At his policy manifesto event, Lee asserted that “at some point (the virus) will be under control,” and that he would design measures to allow businesses to operate.

Read more about John Lee here.

N-95s and no handshakes: Xi is taking no chances with Covid

China's President Xi Jinping, right, stands with Hong Kong's new Chief Executive John Lee after Lee was sworn in as the city's new leader in Hong Kong Friday, July 1.

Chinese leader Xi Jinping is taking no chances as he leaves the zero-Covid bubble of mainland China for the first time in more than two years.

After stepping off the train in Hong Kong on Thursday, he exchanged greetings with the city’s outgoing leader Carrie Lam — but didn’t shake her hand.

At the inauguration of new Hong Kong Chief Executive John Lee on Friday, Xi stood side by side with the former police officer and security chief — but again, did not shake his hand.

In the massive hall where the ceremony is taking place today, seats are spaced out for social distancing, filled by top officials and hand-picked guests. Everybody is wearing matching N-95 masks — though Lee removed his mask to deliver his first speech as the city’s new leader.

Covid precautions: Under Xi, China stands isolated from the world in pursuing a zero-tolerance approach to the virus that has seen the country’s international borders shut and travel strictly curtailed.

In the almost 900 days since Xi last left the mainland on January 17, 2020, his diplomatic activities have been limited to virtual summits and video conferences, lending particular significance to his Hong Kong trip.

In advance of Xi’s visit, Hong Kong imposed a range of Covid restrictions. As of last week, top officials were forbidden from attending public events and restricted to using private vehicles when commuting. They were also tested daily for Covid, and spent Thursday night in a quarantine hotel before today’s handover ceremony.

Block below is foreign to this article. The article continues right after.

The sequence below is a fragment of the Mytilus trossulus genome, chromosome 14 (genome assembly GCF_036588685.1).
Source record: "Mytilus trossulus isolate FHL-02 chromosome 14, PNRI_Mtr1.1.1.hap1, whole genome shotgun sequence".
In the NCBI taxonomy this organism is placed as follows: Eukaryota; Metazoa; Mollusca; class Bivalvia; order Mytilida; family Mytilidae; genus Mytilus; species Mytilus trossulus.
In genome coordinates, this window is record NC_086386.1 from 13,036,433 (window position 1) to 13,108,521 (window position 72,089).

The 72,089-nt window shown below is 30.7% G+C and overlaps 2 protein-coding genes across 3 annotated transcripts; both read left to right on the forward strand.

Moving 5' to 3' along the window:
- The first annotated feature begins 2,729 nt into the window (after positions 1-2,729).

A huge security operation surrounds Xi Jinping's visit to Hong Kong

A special unit of the Hong Kong police provides security in the city's Wan Chai district on June 30.

The security in Hong Kong is at unprecedented levels on Friday, with a heavy police presence, roadblocks and a ban on drones.

Taking no chances for protests or disruption as Chinese leader Xi Jinping visits the city, police have shut down areas close to key venues. Pedestrian footbridges, highways and a train station in some of the busiest areas of the city were temporarily closed on Thursday and Friday.

A no-fly zone has been established across the city’s harbor, with drone use restricted throughout Xi’s visit.

Authorities have also heavily restricted media access to the handover celebrations, a far cry from the open reporting environment and freewheeling local press of years past.

According to the Hong Kong Journalists Association (HKJA), at least 10 journalists working for local and international organizations had their applications to cover the events rejected for “security reasons.”

On the ground: In Hong Kong’s Wan Chai district, police presence was heavily visible Friday morning despite the quietness surrounding closed-off areas near the Hong Kong Exhibition and Convention Centre, where high-profile events are taking place today.